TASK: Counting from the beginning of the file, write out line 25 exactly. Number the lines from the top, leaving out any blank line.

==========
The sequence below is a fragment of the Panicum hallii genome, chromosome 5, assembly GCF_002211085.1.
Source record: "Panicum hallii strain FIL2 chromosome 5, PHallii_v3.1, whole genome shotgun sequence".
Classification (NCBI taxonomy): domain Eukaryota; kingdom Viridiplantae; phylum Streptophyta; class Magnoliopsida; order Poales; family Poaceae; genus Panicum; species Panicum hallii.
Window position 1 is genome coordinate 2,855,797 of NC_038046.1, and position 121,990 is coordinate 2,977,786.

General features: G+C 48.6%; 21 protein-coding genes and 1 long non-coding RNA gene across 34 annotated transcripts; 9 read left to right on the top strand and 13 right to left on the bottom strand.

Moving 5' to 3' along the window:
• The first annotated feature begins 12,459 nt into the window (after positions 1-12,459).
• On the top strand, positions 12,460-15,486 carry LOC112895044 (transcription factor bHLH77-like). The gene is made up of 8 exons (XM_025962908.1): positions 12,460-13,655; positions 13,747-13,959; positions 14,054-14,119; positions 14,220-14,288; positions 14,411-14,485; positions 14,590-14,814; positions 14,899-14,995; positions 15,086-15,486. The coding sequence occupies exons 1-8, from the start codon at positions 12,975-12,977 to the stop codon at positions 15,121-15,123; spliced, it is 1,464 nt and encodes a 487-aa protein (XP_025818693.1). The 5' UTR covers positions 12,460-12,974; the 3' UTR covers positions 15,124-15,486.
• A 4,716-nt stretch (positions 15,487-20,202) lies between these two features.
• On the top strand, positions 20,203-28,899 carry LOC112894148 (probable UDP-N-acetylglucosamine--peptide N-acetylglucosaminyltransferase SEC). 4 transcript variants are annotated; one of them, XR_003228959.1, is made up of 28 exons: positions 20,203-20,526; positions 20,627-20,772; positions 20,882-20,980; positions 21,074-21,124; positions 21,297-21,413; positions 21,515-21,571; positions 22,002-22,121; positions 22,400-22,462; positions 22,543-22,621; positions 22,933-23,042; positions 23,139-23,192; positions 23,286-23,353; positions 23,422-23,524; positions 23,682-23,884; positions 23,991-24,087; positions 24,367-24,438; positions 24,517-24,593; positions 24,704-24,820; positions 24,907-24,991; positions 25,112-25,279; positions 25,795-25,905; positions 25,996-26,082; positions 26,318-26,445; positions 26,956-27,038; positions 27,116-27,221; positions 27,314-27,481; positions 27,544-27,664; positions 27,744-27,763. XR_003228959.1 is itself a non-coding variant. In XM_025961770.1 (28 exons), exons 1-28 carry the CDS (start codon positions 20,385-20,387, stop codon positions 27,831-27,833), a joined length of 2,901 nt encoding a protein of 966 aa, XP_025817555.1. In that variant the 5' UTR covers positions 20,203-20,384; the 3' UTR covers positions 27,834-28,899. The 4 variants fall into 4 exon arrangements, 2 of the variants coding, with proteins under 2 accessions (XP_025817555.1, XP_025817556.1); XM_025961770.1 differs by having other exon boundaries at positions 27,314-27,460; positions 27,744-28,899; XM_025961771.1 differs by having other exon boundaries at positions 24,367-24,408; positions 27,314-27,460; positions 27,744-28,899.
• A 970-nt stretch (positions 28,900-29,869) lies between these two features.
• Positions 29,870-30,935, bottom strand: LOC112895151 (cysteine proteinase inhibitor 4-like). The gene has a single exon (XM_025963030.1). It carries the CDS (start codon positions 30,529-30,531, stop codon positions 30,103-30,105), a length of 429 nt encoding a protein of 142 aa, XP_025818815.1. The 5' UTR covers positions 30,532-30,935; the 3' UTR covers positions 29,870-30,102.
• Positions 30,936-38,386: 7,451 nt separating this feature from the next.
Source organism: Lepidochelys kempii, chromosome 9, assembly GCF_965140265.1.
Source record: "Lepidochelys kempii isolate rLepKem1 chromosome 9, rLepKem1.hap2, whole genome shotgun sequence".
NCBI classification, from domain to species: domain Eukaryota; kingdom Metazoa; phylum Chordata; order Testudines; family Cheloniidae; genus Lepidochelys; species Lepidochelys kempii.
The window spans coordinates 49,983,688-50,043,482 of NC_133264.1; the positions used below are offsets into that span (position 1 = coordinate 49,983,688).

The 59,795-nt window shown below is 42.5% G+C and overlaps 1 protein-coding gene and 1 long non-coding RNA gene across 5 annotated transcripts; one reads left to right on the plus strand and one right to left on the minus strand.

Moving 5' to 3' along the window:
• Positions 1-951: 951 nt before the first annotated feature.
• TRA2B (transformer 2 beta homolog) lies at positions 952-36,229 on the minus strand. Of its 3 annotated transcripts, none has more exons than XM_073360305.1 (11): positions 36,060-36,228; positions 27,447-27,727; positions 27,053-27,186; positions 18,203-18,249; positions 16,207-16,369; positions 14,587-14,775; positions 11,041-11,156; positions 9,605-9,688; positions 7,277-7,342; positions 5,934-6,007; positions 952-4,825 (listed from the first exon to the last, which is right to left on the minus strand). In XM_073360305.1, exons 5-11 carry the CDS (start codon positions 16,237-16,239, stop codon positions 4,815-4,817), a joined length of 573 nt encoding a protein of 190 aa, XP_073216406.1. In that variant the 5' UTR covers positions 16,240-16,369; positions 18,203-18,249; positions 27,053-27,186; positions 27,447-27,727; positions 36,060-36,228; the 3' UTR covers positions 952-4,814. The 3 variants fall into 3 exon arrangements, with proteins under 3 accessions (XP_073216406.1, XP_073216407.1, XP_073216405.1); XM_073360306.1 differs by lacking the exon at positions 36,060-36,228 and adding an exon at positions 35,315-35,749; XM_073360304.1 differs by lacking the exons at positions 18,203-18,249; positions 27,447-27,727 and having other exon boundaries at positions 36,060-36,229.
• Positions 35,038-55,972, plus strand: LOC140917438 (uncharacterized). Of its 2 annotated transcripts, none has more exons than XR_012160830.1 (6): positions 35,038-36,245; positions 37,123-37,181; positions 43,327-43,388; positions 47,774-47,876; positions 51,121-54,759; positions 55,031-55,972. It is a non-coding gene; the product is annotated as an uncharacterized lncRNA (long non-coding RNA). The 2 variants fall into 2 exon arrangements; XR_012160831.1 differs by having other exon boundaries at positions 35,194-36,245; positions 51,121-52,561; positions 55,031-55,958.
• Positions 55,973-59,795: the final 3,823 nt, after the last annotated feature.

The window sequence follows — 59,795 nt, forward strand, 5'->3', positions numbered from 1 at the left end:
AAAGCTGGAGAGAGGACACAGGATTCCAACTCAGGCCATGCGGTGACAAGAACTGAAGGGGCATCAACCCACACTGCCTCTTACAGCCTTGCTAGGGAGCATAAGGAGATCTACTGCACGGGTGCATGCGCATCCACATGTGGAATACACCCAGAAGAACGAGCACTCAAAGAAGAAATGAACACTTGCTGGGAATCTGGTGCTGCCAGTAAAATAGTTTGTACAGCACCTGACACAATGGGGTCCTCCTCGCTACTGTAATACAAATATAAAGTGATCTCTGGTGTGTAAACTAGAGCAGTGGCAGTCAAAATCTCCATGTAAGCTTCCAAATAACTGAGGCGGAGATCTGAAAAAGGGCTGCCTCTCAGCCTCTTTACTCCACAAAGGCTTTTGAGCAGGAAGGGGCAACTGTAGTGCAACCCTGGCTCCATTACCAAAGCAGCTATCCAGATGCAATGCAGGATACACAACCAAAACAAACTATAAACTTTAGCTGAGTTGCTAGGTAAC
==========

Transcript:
AAAGCTGGAGAGAGGACACAGGATTCCAACTCAGGCCATGCGGTGACAAGAACTGAAGGGGCATCAACCCACACTGCCTCTTACAGCCTTGCTAGGGAGCATAAGGAGATCTACTGCACGGGTGCATGCGCATCCACATGTGGAATACACCCAGAAGAACGAGCACTCAAAGAAGAAATGAACACTTGCTGGGAATCTGGTGCTGCCAGTAAAATAGTTTGTACAGCACCTGACACAATGGGGTCCTCCTCGCTACTGTAATACAAATATAAAGTGATCTCTGGTGTGTAAACTAGAGCAGTGGCAGTCAAAATCTCCATGTAAGCTTCCAAATAACTGAGGCGGAGATCTGAAAAAGGGCTGCCTCTCAGCCTCTTTACTCCACAAAGGCTTTTGAGCAGGAAGGGGCAACTGTAGTGCAACCCTGGCTCCATTACCAAAGCAGCTATCCAGATGCAATGCAGGATACACAACCAAAACAAACTATAAACTTTAGCTGAGTTGCTAGGTAAC